Majority of voters believe federal judges inject politics into rulings: poll

Two-thirds of registered voters in the United States believe that federal judges’ legal rulings have become increasingly tainted by political bias, according to a new Harvard CAPS/Harris poll released Monday.

The poll results, shared exclusively with The Hill, suggest that Americans have become increasingly convinced that the country’s judges act less as independent jurists than political players, willing to bend their rulings to suit their own political beliefs.

Sixty-six percent of respondents said that the decisions put forth by federal judges were “influenced by politics” and that their rulings are based “more and more on their political views,” according to the Harvard/Harris poll.


Another 34 percent of respondents reported a belief that federal judges generally act independently and issue rulings based on the law as written, the poll found.

At the same time, 56 percent of respondents said they believe that the federal judiciary is comprised mostly of judges appointed by either President TrumpDonald John TrumpGraham: America must 'accept the pain that comes in standing up to China' Weld 'thrilled' more Republicans are challenging Trump New data challenges Trump's economic narrative MORE or former President Barack ObamaBarack Hussein ObamaNew data challenges Trump's economic narrative Trump preps conspiracy theory to explain faltering economy The ideological divide on vaping has a clear winner: Smokers MORE that make decisions “on the basis of their political views as much as the law.”

Conversely, 44 percent of respondents said they believe the U.S. has a “strong and independent judiciary,” according to the survey.

The Harvard CAPS/Harris online poll surveyed a total of 1,407 registered voters.

Seven-hundred-and-five were asked whether they “think federal judges today are mostly independent and ruling just on the basis of the law or are they influenced by politics and ruling more and more on their political views.”

Another 702 were asked whether “today in America we have a strong and independent judiciary or do we have Trump and Obama judges who make decision on the basis of their political views as much as the law.”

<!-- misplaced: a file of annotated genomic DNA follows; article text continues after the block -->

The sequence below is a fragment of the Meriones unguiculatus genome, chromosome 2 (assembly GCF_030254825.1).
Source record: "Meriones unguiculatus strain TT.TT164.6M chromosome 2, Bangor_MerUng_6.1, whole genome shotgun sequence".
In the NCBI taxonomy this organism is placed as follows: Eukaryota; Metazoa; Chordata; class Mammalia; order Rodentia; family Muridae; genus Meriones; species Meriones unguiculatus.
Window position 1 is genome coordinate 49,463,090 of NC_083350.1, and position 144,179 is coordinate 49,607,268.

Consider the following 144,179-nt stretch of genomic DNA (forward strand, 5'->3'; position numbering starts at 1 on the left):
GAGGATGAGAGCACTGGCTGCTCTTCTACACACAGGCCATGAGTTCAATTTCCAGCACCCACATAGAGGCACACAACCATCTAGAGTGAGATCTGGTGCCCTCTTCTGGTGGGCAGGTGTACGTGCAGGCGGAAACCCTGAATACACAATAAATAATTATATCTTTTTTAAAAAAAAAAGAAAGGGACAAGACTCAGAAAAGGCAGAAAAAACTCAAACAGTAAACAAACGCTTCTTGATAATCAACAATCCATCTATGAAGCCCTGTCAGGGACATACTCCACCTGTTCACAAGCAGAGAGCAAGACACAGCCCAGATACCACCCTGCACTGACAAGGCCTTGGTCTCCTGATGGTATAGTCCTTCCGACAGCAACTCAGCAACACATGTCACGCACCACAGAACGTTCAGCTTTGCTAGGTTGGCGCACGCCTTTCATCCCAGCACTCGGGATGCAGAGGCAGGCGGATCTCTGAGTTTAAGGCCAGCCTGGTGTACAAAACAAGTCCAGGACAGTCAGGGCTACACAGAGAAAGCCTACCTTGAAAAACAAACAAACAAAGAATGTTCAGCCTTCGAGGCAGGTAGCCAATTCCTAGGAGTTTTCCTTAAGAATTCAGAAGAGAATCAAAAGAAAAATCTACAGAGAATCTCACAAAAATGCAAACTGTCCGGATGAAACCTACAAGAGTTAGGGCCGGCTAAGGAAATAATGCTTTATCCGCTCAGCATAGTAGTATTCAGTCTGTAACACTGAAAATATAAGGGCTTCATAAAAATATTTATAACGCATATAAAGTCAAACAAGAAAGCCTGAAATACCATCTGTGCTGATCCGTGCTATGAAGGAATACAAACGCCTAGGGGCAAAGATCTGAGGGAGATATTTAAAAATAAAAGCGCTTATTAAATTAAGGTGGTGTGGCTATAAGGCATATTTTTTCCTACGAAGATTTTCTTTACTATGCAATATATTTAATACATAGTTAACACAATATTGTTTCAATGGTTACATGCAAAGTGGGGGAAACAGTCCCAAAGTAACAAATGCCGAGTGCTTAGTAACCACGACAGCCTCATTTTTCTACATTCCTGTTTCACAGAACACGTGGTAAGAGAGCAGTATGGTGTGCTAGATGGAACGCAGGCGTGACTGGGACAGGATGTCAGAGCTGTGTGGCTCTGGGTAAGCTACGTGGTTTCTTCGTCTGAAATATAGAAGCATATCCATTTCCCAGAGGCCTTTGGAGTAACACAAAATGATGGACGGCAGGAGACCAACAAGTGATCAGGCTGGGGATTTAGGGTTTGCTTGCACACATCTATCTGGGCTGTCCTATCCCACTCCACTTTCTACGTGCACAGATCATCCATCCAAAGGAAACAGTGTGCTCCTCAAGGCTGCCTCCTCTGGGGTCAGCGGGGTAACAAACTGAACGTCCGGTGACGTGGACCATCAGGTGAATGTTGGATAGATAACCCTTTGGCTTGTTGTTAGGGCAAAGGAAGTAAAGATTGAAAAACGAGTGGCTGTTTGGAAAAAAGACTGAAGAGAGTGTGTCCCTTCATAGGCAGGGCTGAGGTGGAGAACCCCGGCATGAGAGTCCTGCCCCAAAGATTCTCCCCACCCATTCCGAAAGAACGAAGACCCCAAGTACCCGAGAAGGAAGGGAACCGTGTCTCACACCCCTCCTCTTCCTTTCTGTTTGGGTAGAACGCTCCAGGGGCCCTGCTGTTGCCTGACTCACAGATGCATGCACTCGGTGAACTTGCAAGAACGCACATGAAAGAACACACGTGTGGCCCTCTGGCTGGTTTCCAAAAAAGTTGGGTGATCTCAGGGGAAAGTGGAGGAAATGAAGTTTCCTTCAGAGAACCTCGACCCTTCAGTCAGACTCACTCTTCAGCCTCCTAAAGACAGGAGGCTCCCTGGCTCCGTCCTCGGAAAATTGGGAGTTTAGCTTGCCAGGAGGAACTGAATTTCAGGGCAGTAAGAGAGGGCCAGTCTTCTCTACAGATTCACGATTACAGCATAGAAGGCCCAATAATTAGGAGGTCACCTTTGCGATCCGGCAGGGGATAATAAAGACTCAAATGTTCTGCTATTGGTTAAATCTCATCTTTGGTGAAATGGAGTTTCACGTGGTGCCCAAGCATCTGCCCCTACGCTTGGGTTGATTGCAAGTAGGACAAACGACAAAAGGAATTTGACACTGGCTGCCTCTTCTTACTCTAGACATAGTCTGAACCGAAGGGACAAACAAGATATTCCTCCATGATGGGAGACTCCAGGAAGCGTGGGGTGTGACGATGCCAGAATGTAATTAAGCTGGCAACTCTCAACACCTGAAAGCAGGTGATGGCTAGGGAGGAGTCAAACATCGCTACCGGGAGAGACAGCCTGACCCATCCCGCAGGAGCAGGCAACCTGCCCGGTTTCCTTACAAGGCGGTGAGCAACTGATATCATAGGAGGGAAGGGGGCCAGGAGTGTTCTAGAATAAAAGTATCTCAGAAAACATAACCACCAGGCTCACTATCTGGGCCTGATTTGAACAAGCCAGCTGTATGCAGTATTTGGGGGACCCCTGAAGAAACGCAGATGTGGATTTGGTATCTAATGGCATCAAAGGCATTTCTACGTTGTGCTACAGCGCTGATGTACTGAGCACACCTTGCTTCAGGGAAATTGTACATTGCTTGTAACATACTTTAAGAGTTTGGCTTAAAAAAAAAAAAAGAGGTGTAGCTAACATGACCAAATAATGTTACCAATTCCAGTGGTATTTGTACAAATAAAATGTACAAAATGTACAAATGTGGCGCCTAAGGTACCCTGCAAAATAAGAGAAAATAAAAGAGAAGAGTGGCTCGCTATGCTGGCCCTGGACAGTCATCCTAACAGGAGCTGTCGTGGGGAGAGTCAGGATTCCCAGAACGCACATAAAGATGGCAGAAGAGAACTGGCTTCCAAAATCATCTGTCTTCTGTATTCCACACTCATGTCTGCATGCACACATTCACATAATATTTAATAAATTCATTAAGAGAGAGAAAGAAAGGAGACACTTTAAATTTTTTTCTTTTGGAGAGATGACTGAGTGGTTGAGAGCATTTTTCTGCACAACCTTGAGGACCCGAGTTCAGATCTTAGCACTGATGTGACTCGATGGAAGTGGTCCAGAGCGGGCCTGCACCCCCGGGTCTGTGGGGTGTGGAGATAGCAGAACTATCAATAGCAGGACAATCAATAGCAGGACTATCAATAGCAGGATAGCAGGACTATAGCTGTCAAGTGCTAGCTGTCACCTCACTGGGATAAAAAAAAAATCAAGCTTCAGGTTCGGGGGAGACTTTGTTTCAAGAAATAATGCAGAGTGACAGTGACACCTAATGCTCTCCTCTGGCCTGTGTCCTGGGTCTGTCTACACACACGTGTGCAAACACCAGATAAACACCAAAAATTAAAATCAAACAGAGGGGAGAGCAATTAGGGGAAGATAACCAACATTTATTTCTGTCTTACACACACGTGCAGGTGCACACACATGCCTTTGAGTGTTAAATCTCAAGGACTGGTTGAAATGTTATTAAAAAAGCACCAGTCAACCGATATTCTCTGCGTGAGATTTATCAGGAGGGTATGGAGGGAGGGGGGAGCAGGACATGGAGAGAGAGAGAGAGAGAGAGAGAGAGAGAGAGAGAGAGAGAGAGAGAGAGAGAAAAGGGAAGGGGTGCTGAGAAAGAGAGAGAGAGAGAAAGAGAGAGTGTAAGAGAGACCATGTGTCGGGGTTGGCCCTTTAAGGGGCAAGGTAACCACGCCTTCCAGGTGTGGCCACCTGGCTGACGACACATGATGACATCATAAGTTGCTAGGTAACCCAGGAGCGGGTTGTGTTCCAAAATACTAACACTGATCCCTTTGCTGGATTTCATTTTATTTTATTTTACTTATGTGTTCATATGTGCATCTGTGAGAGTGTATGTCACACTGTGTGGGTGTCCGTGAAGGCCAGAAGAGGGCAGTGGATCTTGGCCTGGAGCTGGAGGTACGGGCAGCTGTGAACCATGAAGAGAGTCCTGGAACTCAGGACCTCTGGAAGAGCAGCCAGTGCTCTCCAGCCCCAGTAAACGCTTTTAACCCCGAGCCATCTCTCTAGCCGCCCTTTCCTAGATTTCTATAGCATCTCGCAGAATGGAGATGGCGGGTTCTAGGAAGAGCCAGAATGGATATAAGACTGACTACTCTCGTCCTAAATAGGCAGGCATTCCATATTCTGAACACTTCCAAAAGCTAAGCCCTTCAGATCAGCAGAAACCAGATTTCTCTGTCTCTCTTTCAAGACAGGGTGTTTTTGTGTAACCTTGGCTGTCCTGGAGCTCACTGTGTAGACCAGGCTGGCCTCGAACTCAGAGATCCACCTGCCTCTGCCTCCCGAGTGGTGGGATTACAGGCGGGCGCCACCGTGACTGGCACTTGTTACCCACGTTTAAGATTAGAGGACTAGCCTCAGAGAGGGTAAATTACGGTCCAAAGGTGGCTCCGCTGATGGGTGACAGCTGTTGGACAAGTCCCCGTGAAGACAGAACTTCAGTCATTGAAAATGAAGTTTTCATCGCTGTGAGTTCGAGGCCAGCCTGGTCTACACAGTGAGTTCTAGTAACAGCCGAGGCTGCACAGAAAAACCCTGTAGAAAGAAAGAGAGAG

Mark Penn, the co-director of the Harvard CAPS/Harris poll, said that the poll results suggest that the federal judiciary “has a serious and growing problem of public perception.”

“The public only wishes that [Chief Justice John] Roberts has been right – they believe that judges are too political today and that there are, in fact, Trump judges and Obama judges,” Penn said, referring to remarks made last month by Roberts, in which he asserted that the judiciary remained “independent.”

The survey came on the heels of a feud between Trump and Roberts that erupted last month after the president criticized an Obama-appointed judge who blocked the Trump administration from refusing asylum to migrants who cross into the U.S. without authorization.

Roberts took the unusual step of rebuking the president’s comments, saying that the judiciary is made up of an extraordinary group of dedicated judges doing their level best to do equal right to those appearing before them.”

More Democrats than Republicans polled said that federal judges’ rulings were tinged with political bias – 69 percent to 58 percent, according to the Harvard CAPS/Harris poll.

But on the question of whether the U.S. has a “strong and independent judiciary,” slightly more Democrats than Republicans said that it did – 46 percent to 41 percent, the survey found.

The Harvard CAPS/Harris Poll online survey was conducted Nov. 27-28. It has a margin of sampling error between 3.5 percent and 4 percent.

The Harvard CAPS/Harris Poll is a collaboration of the Center for American Political Studies at Harvard University and The Harris Poll. The Hill will be working with Harvard/Harris Poll throughout 2018.

Full poll results will be posted online later this week. The Harvard CAPS/Harris Poll survey is an online sample drawn from the Harris Panel and weighted to reflect known demographics. As a representative online sample, it does not report a probability confidence interval.